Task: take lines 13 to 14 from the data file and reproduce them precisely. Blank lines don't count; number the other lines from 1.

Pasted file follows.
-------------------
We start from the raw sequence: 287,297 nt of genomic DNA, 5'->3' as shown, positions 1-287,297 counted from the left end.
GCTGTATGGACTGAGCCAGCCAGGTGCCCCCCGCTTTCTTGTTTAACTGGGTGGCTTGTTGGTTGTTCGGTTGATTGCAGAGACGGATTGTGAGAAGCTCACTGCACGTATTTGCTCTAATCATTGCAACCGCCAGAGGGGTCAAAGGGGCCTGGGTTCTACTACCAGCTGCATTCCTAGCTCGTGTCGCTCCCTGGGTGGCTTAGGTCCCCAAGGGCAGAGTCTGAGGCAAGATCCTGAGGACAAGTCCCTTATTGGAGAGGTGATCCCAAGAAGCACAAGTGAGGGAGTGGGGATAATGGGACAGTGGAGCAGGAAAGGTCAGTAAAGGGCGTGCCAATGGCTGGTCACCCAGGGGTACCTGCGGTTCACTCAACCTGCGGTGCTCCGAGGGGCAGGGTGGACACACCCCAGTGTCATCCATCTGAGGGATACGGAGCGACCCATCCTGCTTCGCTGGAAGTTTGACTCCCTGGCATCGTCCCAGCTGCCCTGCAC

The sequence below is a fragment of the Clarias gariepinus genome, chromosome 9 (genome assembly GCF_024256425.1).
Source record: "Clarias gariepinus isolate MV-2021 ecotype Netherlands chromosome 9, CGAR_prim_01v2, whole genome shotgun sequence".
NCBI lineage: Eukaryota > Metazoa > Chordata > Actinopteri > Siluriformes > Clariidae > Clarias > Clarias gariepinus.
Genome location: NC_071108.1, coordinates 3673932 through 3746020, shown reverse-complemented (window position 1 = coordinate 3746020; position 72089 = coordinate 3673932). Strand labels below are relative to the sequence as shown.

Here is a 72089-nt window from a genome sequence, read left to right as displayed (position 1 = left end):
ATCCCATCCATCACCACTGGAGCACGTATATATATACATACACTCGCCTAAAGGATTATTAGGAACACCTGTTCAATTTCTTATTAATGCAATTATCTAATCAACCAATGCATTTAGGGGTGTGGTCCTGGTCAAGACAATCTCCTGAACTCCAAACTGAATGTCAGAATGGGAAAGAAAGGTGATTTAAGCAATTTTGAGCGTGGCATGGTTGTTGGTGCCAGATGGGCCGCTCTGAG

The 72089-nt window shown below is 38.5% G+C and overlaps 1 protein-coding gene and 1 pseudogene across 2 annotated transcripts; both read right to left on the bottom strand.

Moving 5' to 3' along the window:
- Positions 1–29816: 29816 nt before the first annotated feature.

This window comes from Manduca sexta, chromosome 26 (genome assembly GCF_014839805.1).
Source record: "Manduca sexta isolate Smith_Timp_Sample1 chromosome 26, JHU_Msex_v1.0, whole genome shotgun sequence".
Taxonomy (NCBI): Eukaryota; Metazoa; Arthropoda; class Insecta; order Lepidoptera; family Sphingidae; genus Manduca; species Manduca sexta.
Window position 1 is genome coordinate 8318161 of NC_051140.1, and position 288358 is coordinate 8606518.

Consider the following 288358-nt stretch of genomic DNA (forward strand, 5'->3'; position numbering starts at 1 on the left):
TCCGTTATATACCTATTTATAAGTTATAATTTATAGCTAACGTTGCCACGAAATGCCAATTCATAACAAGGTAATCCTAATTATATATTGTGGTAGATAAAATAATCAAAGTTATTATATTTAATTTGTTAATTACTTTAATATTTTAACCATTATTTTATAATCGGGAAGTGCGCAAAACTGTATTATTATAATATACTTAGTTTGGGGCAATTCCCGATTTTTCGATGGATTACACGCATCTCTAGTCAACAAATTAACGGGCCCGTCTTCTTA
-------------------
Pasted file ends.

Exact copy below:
Source record: "Manduca sexta isolate Smith_Timp_Sample1 chromosome 26, JHU_Msex_v1.0, whole genome shotgun sequence".
Taxonomy (NCBI): Eukaryota; Metazoa; Arthropoda; class Insecta; order Lepidoptera; family Sphingidae; genus Manduca; species Manduca sexta.